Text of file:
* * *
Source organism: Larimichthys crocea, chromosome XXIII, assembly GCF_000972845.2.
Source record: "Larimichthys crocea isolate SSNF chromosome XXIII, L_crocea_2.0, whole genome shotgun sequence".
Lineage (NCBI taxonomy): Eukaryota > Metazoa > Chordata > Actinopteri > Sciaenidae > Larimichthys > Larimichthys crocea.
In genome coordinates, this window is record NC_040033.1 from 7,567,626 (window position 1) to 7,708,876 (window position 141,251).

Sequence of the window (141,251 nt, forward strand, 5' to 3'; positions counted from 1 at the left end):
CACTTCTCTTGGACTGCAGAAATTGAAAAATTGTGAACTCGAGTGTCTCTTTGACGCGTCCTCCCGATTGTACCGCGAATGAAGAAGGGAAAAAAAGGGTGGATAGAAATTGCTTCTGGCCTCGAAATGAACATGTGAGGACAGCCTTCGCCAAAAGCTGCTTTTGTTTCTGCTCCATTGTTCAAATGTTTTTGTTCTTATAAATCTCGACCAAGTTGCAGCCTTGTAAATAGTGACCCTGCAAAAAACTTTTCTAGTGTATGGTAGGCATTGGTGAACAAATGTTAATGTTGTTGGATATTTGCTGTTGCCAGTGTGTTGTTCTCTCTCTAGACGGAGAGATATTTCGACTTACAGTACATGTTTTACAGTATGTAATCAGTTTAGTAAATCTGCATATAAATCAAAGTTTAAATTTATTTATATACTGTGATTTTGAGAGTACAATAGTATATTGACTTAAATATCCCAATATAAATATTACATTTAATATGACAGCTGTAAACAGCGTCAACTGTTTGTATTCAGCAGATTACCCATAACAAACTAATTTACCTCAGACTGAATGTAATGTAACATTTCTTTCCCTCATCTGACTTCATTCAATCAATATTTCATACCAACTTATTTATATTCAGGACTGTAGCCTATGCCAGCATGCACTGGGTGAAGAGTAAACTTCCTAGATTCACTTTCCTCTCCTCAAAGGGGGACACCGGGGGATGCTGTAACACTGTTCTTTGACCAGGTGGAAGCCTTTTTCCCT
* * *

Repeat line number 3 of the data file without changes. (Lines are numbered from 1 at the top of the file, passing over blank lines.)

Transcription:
Lineage (NCBI taxonomy): Eukaryota > Metazoa > Chordata > Actinopteri > Sciaenidae > Larimichthys > Larimichthys crocea.